Continuing with our WordPress security theme, in this guide we’ll find out how we can further prevent unauthorized login attempts by hiding the default WordPress login URL. This introduces a big obstacle to attackers who by default target wp-login.php or wp-admin/, you can’t attack what’s not there, right? How are we going to do that? You guessed it, there’s a plugin for it.
If you have read any WordPress security hardening related article, you know that you need to somehow limit the number of login attempts a certain IP can make before it gets locked out, this is done to prevent malicious actors by gaining access to your site via brute force attacks. Due to WordPress’ popularity as a site building platform, attacks on it are pretty common. Luckily it’s pretty easy to protect your site from them and, of course, there’s a plugin for this!
In today’s short tutorial we’ll have a look at how to take care and backup our site’s database. This way we can make sure that our site runs optimally and prevent unexpected data loss.
What is the database?
According to Wikipedia a database is an organised collection of data, generally stored and accessed electronically from a computer system. This means that the WordPress database is the place where all our site’s generated data lives, posts, pages, users, comments and more, everything is stored in it. For more information about the WordPress database you can have a look at this WPBeginner glossary entry, and for an in depth look at the default tables and their relations you can check out the database description in the codex.
From all the above we can easily figure out that the database is pretty important for the well-being of our site, any corruption can result to irreversible loss of data and accumulation of clutter might make queries, and by extension our site, slower. Below we’ll find out how we can backup, optimize and repair our database, to prevent these issues.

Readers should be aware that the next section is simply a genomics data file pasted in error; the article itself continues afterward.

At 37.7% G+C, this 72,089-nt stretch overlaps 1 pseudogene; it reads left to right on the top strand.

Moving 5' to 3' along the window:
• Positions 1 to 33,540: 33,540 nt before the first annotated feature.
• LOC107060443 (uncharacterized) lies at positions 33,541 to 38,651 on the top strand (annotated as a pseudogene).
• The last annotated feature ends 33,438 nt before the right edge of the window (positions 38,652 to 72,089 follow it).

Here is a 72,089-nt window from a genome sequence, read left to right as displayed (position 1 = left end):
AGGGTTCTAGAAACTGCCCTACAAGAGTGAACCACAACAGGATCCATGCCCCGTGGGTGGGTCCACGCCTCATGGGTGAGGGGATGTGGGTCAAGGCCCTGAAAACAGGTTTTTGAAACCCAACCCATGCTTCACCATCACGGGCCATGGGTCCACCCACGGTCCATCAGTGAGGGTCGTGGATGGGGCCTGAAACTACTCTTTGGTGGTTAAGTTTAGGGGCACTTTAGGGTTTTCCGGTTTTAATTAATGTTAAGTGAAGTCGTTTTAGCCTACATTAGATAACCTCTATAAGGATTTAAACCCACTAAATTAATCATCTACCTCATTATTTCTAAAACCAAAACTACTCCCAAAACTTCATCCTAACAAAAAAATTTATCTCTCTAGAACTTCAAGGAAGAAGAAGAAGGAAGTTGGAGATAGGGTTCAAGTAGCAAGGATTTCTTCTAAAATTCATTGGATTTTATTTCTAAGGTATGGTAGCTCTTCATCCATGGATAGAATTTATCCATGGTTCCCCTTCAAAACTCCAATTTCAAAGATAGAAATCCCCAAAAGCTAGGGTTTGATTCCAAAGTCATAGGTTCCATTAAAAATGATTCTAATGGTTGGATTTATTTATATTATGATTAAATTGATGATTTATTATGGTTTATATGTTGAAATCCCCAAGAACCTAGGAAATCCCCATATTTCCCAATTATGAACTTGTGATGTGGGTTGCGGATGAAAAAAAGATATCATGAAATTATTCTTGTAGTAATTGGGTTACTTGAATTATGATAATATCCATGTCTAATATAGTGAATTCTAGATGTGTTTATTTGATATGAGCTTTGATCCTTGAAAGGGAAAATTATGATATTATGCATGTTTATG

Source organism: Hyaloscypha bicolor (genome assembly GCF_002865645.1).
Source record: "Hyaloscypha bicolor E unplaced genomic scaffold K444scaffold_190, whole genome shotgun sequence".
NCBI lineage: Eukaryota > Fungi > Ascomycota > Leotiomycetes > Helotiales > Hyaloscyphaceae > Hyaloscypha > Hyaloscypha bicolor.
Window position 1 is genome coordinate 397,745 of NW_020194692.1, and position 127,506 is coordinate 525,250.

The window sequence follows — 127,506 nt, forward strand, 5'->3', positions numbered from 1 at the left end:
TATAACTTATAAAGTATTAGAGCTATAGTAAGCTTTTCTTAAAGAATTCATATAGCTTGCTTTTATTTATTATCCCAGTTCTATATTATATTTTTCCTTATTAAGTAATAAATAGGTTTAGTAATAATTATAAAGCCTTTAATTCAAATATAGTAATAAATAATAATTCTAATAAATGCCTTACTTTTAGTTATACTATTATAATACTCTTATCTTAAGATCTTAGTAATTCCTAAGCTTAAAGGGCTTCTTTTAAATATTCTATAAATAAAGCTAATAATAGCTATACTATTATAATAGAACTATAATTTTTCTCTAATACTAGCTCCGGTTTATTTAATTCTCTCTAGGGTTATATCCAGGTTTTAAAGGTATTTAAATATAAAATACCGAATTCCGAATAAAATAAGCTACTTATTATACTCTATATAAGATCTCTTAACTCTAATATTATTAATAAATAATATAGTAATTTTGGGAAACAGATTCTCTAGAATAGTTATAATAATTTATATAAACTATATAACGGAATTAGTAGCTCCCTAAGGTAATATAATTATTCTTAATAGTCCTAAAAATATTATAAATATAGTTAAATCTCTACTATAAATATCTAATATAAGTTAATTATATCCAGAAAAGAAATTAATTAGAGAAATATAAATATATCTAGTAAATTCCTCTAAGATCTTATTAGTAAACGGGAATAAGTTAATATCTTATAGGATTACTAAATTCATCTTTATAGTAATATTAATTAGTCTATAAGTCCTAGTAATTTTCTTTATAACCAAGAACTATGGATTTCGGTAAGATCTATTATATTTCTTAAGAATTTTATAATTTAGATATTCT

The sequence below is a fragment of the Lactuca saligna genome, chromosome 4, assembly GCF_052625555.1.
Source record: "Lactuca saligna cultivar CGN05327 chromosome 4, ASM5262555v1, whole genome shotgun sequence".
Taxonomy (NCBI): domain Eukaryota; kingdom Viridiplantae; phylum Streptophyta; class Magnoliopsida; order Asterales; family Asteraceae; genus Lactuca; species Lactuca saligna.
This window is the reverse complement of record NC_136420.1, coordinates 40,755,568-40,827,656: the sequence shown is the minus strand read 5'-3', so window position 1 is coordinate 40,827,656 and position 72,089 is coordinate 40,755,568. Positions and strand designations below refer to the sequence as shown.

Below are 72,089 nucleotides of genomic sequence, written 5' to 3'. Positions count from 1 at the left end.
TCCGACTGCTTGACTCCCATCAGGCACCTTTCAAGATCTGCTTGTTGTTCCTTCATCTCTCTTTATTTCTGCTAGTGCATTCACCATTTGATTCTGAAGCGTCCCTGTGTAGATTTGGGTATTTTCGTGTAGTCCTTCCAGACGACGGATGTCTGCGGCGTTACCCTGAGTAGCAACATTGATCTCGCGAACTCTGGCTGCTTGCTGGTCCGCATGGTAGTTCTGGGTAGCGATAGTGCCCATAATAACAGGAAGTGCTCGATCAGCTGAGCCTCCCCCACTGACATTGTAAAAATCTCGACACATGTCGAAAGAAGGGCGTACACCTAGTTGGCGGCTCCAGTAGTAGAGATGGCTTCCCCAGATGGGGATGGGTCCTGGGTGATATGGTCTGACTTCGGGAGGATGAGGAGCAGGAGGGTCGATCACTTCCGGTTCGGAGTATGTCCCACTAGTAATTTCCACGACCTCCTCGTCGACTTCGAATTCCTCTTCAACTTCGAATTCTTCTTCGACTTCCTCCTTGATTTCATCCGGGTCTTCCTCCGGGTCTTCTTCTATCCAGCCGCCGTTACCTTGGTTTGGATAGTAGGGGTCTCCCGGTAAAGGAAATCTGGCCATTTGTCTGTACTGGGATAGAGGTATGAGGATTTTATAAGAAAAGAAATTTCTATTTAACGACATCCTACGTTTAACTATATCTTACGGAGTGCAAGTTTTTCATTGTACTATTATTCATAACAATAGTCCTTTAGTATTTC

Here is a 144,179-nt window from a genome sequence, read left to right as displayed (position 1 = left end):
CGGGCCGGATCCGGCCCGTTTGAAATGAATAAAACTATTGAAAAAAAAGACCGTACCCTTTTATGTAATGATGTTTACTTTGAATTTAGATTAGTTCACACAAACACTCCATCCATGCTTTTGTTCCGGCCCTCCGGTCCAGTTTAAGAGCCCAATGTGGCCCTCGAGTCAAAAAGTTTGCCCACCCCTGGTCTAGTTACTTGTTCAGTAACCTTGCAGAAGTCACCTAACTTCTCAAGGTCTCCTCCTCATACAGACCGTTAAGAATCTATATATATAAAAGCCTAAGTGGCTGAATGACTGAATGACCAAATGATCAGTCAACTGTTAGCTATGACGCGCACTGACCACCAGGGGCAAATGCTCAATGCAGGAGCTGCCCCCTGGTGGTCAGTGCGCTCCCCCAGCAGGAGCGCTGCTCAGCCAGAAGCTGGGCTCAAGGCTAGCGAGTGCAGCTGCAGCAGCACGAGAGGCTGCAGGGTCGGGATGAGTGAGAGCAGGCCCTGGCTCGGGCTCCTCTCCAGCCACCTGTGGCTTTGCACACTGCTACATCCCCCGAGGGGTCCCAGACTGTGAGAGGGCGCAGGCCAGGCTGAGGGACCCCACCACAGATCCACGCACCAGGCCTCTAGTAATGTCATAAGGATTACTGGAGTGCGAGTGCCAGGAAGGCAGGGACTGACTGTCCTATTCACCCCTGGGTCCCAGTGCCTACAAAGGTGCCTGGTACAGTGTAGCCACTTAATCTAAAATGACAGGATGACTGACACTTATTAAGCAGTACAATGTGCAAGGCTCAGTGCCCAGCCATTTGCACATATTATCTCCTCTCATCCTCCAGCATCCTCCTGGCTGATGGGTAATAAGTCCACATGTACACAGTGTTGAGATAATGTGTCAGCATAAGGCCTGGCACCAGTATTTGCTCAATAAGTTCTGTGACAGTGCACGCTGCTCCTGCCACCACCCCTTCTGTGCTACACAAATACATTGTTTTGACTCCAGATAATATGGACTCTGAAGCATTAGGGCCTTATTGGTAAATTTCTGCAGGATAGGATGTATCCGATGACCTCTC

To help us with these tasks we will be using the WP-DBManager plugin which is available for free in the WordPress plugin repository.
If you are a photographer or any other sort of visual artist you are most likely concerned by the fact that your work can be very easily copied from your site and used elsewhere without your permission. This might cost you both directly if you sell your work online, and indirectly by losing potential clients by not getting proper credit for your work.
Due to the nature websites work it’s very hard to properly protect your work from being copied without permission. One of the most effective ways of preventing people from taking your images are watermarks, these generally make pictures unsuitable to display, especially in commercial settings, but even if someone ends up taking the image, you’ll get proper credit through the watermark. Today we’ll take a look at a plugin that helps you easily add watermarks to any image you upload on your WordPress site.
Facebook is by far the most popular social network on the planet, almost everyone you know is on it. You can capitalize on this by adding Facebook comments to your WordPress site.
Adding Facebook comments to your WordPress site allows everyone with an account to join in the discussion below your posts, or to start one if none is going on. People won’t have to go through the process of creating yet another account on another site just to leave a comment, they’ll be using an account they already have.